Dedicated to the writings of Saint Luke.

Friday, March 02, 2007

Hope of Israel

Is a first century writing about the “hope of Israel” apocalyptic and/or eschatological? It is probably apocalyptic but not necessarily eschatological!

Since the time of Albert Schweitzer, Jesus has been recognized as an apocalyptic preacher and the books of the New Testament as apocalyptic literature. Apocalypticism offers hope. It is a form of language enabling the meek to hear good tidings.

David C. Sim in Apocalyptic eschatology in the Gospel of Matthew wrote: “There is widespread agreement that a direct correlation exists between the desperate situation of the author and his group and the embracement of the apocalyptic-eschatological perspective. Apocalyptic eschatology which emphasizes the imminent reversal of present circumstances, the vindication of the suffering righteous and the punishment of their perceived oppressors, serves to strengthen, comfort and offer hope to the group which is experiencing the crisis.”

Luke sets out to demonstrate that Jesus is the fulfillment of the hope of Israel in both the religious and national sense and that the followers of Jesus are in continuity with the sacred history of the people of Israel. This eschatological message is meaningful only if three conditions exist at the time this gospel is proclaimed to its first audience: the audience is Jewish, the message is early and Theophilus is a member of a “marginal” group or of a group which believed it was oppressed. Theophilus does not have to be a member of the same group as the author and the group the author represents.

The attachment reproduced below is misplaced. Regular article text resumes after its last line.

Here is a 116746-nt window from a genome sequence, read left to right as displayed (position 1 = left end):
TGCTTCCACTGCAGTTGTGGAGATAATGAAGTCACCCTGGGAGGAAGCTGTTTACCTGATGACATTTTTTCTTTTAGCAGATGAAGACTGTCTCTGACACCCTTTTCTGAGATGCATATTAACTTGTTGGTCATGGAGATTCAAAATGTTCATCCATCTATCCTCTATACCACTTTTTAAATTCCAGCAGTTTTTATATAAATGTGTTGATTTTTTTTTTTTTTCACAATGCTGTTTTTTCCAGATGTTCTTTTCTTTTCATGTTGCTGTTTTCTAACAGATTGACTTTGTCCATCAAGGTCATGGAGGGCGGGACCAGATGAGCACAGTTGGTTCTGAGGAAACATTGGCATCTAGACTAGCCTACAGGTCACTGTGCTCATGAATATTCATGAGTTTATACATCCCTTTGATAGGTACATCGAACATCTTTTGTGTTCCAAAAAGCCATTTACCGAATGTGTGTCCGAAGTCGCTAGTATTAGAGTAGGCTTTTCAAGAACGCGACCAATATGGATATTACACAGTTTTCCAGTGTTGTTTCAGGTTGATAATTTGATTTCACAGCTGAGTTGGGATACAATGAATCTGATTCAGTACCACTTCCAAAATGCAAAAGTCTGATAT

The title is a quotation from Acts 28:20 where Paul makes an effort to win over the Roman Jews with these words: “For the hope of Israel I am bound by this chain.” By the “hope of Israel,” Luke meant the resurrection of the dead, of both the righteous and unrighteous, and the fulfillment of the promises made to the fathers. Theology of salvation begins with the understanding of the hope of Israel, which needs to be further developed, which Luke and Paul taught, that the God of the exodus is the God of the resurrection and that hope for the future for the coming Kingdom of God is ultimately based on the cross and the resurrection of Jesus the Righteous One.

Without hope there is no eschatology. This is probably something Moltmann said. The Greek word for hope ἐλπίδος does not appear in any of the gospels. However ἐλπίδος does appear in Acts 23:6; 26:7 and of course Acts 28:20 and in the Pauline epistles, Hebrews and 1 Peter. The phrase “to hope” ἐλπίζων appears in Acts 24:26 and Timothy 3:14.

Even though Luke does not use either the word ἐλπίδος or ἐλπίζων in his gospel that does not mean that the people depicted in his gospel were not waiting for the hope of Israel. I noted earlier that Joseph of Arimathea “lived in expectation of the kingdom” as did Simon waiting for the consolation of Israel and Anna for the redemption of Israel. We also see the idea in Luke 3:15 where the people are living in expectation; Luke 7:19-20 where they ask Jesus, shall we look for another? and Luke 24:21 where the two men had hoped he was the one to redeem Israel.

Is there any expression of hope in the other gospels?

This is a work in progress.

Copyrighted 2007


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